GRIT Country Skills Series

From Total Loss to Sustainable Success

‘Hurricane Katrina was a wake-up call. It allowed us to see how close we are to dying. The hurricane is how I became a farmer.”

—Yasin Muhaimin

The Color of Food by Natasha Bowens, (New Society Publishers, 2015) teaches us that the food and farm movement is about more than buying local and protecting our soil. It is about preserving community, digging deeply into the places we’ve overlooked, and celebrating those who have come before us. In this excerpt, we meet Yasin Muhaimin who lost everything in Hurricane Katrina. He and his wife, Elaine, worked to rebuild their lives as farmers, finding joy and fulfillment in their work.

Thinking about the resilience it takes to bounce back from struggle and trauma, I steer (my car) toward a region of the country that is still digging deep for the strength to overcome one of the worst hurricanes in our nation's history. Hurricane Katrina impacted millions of lives in the South and dispersed families across states, leaving them with nothing to rebuild their lives.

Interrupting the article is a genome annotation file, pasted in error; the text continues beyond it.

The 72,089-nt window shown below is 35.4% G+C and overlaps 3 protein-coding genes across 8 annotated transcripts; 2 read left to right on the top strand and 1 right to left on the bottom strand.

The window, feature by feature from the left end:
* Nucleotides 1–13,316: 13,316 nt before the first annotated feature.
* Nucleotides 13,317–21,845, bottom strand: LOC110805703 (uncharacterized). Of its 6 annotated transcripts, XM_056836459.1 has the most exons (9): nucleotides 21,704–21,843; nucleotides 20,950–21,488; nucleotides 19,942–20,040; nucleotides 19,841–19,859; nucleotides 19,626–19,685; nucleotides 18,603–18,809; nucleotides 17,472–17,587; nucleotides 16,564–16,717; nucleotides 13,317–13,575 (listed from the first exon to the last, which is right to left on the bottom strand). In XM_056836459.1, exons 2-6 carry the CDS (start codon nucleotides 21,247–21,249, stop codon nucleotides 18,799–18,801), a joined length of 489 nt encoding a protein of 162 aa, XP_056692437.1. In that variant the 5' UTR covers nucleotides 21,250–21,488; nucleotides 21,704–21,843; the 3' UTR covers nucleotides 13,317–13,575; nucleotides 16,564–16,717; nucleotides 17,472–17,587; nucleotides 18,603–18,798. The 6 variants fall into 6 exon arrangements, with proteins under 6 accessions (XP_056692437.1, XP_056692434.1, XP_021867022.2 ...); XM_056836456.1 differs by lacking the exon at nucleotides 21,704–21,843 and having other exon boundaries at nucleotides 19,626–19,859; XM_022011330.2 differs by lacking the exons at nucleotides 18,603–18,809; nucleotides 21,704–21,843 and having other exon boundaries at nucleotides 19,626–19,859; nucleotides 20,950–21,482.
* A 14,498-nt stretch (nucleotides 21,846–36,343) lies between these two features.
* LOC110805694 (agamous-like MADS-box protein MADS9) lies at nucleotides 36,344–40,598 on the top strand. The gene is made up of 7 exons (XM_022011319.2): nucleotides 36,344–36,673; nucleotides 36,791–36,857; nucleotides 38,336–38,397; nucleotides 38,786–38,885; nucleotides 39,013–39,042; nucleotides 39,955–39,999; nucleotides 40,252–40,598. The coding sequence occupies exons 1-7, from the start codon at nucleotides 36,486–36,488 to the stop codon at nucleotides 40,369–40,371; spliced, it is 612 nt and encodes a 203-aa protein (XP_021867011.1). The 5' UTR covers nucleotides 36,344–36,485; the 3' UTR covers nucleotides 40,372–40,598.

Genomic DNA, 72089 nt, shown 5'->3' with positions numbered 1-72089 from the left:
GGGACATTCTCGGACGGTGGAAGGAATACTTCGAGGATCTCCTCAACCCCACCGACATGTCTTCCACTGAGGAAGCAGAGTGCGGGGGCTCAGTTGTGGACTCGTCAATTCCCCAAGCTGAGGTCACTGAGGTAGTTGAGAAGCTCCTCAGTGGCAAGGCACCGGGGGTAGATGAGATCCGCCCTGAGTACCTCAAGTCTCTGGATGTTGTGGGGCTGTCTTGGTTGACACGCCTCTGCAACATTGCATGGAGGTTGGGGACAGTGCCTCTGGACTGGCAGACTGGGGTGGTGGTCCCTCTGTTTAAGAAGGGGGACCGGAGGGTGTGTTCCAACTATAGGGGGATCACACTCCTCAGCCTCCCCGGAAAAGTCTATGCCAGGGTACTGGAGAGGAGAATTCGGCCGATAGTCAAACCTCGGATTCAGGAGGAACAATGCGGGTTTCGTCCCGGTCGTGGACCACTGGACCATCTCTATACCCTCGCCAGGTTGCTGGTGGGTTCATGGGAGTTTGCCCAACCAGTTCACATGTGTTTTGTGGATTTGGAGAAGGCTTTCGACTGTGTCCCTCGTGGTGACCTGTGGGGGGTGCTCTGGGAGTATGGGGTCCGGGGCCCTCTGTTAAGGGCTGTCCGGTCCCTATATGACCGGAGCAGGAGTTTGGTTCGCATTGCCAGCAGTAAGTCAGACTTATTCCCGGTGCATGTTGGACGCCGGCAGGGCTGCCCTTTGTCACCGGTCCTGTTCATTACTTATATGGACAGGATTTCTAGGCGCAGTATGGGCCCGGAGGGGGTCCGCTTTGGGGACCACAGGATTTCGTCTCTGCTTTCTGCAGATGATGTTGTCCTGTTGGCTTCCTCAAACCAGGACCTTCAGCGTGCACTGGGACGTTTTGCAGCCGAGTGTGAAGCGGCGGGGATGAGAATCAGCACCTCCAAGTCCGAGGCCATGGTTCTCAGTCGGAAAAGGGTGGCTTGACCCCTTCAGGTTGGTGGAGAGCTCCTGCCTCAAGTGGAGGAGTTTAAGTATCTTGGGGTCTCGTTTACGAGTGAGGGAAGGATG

The Southeastern African American Farmers Organic Network put me in contact with a family who used their resilience, faith, dedication, and passion for clean, healthy food to build themselves a new way of life in the aftermath of Hurricane Katrina.

The chicken in his hand clucks wildly as I ask Yasin Muhaimin about his farm.

He swiftly puts the chicken’s neck through the metal cone used to hold it in

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